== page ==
Saluting One Who Challenged the ‘Ultimate Taboo’
Eric Breindel, the late chief editorial writer for the New York Post, was honored with the first American Jewish Historical Society Kenneth J. Bialkin Citigroup Public Service Award at a December 17 “In Memoriam (1955-1998)” tribute at the Center for Jewish History. It was established “in recognition of [AJHS chairman] Bialkin’s 16 years as a member of Citigroup’s Board of Directors.” Charles Prince, Citigroup’s CEO, lauded Bialkin as “someone who makes a difference … who has passion for public discourse … and Jewish tradition.”
Following greetings by AJHS executive director Michael Feldberg, Breindel’s successor at the Post, Eric Fettman, launched “A Conversation with Friends” with former mayor Ed Koch, Henry Kissinger and Elie Wiesel reminiscing. “Eric … articulated … uncomfortable truths,” said Fettman. “He [challenged] … the ultimate American taboo … that it is not permissible to call a communist a communist … without inviting the label ‘red-baiting’ … Topics closest to his heart [were] the Holocaust … Black-Jewish relations … and Israel …. Eric believed that a world without the State of Israel for the Jews was unimaginable.”
Koch recalled that Eric, one of his Congressional interns, “was one of the best writers in the office.” Kissinger described Breindel as “modest and profound … Eric fought against totalitarianism.” Wiesel remembered meeting Breindel “before he became famous…I agreed with Eric … that ‘facts are important to journalists, but truth is more important to editorial writers.’”
Fettman informed: “Breindel’s father [Joseph] left Poland just before World War II. His mother Sonia [who accepted the award] was born in France. She spent the war in detention in Switzerland … From his mother he learned that seemingly safe havens were unsafe for Jews … that the wartime roles of France and Switzerland were … fictions … that collaboration, not resistance, defined French World War II history” and that Switzerland’s “neutrality…helped prolong the war.”
In his inimitable no khokhmes style, Koch posited: “Why do you think that the communist left has been so successful over the years … [that] it is impossible to ask someone ‘Weren’t you a communist? Didn’t you support Stalin?’ like you’d ask ‘Weren’t you a Nazi?’” Fettman responded: “It’s the legacy of Joe McCarthy…The left has not always recognized that there were two forms of totalitarianism in the 20th century…. Eric felt these were two sides of the same coin.”
“I don’t resent people who used to be communists,” said Wiesel, “But I don’t think they should become spokesmen for morality…They should go to a monastery for 10 years and think about what they have done.”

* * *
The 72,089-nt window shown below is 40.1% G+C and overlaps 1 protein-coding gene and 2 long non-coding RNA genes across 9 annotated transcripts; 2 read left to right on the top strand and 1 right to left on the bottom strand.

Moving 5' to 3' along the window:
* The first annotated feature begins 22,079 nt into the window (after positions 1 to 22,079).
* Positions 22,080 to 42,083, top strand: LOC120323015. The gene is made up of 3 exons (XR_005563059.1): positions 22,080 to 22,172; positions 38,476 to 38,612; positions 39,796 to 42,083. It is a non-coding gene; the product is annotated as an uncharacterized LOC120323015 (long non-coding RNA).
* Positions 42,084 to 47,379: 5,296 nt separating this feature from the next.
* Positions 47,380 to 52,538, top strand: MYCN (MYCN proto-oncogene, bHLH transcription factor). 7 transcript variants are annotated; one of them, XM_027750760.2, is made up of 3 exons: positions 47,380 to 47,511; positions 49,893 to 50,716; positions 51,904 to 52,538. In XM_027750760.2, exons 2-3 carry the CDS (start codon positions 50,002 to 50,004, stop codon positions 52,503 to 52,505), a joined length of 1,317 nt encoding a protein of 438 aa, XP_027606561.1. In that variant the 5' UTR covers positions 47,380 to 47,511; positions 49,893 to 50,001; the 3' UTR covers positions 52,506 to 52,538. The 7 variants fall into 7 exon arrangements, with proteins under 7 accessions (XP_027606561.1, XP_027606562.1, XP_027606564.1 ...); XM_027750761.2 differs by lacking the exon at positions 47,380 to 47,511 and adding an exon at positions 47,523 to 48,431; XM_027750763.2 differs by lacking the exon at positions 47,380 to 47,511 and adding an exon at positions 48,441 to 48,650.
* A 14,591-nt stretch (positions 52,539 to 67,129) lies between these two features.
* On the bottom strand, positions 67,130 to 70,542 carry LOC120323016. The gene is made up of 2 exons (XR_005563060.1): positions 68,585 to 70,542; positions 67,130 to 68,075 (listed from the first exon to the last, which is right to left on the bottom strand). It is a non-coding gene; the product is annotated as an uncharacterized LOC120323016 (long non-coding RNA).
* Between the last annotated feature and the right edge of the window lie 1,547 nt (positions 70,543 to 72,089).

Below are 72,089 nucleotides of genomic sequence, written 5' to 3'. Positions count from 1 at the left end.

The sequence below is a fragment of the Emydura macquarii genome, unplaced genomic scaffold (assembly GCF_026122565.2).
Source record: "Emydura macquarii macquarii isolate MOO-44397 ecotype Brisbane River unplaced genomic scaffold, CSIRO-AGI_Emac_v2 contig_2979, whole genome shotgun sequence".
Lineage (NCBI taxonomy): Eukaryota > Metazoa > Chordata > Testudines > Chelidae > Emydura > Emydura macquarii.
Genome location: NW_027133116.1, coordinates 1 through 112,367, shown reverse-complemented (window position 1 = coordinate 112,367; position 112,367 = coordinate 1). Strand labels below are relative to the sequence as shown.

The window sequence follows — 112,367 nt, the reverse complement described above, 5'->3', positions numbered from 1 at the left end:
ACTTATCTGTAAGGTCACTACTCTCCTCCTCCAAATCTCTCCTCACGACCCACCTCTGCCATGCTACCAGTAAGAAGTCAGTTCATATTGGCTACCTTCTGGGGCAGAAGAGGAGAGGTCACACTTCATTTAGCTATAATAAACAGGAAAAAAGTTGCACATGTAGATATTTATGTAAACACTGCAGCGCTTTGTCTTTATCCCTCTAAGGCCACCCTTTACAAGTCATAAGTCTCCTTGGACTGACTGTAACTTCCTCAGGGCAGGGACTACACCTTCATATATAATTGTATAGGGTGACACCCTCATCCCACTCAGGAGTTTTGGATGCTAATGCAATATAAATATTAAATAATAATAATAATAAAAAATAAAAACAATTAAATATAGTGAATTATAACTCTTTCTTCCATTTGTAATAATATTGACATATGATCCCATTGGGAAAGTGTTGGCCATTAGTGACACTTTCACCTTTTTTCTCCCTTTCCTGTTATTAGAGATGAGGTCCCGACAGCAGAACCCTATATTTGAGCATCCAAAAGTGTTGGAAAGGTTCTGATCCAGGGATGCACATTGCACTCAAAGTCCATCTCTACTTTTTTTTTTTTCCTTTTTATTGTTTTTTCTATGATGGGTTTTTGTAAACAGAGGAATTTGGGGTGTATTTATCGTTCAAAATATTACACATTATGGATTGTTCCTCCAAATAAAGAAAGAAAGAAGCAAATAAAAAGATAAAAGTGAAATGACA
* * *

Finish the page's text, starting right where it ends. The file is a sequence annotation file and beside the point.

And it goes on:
“Israel should be at the top agenda of the American Jews [who] are more concerned about environment and pollution than Israel,” said Koch. “And, though I don’t agree with a single domestic position of president Bush, I’m voting for Bush without question!”
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The January 3 performance of the Theatre for a New Audience production of “The Last Letter” at the Lucille Lortel Theatre, starring Kathleen Chalfant, launched the first post-performance Saturday Symposia. It was moderated by New Audience founder Jeffrey Horowitz with Chalfant and Robert Michels, a professor of medicine and psychiatry at Weill Medical College, Cornell University.
Taken verbatim from Vasily Grossman’s novel, “Life and Fate,” this letter by Anna Semyonovna (based on Grossman’s mother, Yekaterina Savelievna), is written to her son — the “Jewish physicist Viktor Shtrum” — before her death in a mass execution. Grossman (1905-1964) used his hometown of Berdichev, Ukraine (where 30,000 Jews were slaughtered and buried in mass graves in 1941) as a model for what occurred in much of Eastern Europe. For me it was “home” territory — my grandparents, aunts, uncles and cousins were slaughtered in three actions in 1942-1943 in Byten, Belarus and lie in a 2,200-soul mass grave outside the shtetl.
Chalfant, yellow star on black dress, and in a facile, controlled recitation, reveals the progression of the misfortunes of the town’s Jews to ultimate disaster. She is surprised at betrayal by neighbors, yet writes that in the ghetto she “no longer felt an unfortunate human being.” But the rage, panic and anger that pervades most nonfiction letters and memoirs by World War II victims is absent.
The post-performance comments by the panelists and audience were disheartening. As for the villagers’ behavior, Chalfant said, “People will go along with anything evil so long as not to disagree with those in power.” Does she/Semyonovna mean the Soviets or Germans? (In the letter Semyonovna writes, “I forgot under the Soviet regime that I was a Jew.”) Horowitz asked, “Are we all complicit?” But complicit in what? Michels cited the dynamics of group action: “Why people lose identity … there’s security and comfort in not having to make your own decisions … released from responsibility, [it] enables riots … you join with the mission of the group in doing ‘God’s work.’” I left the theater angered by the panelists’ and audience’s willingness to universalize the Holocaust as a model of man’s capacity for evil rather than seeing the Shoah as a uniquely Jewish catastrophe.
CONVERSATION WITH FRIENDS: Henry Kissinger, Elie Wiesel and Ed Koch (left) discussed the legacy of the late Eric Breindel, who was honored with the first AJHS Kenneth J. Bialkin Citigroup Public Service Award. Bialkin (far right) was lauded by Citigroup CEO Charles Prince.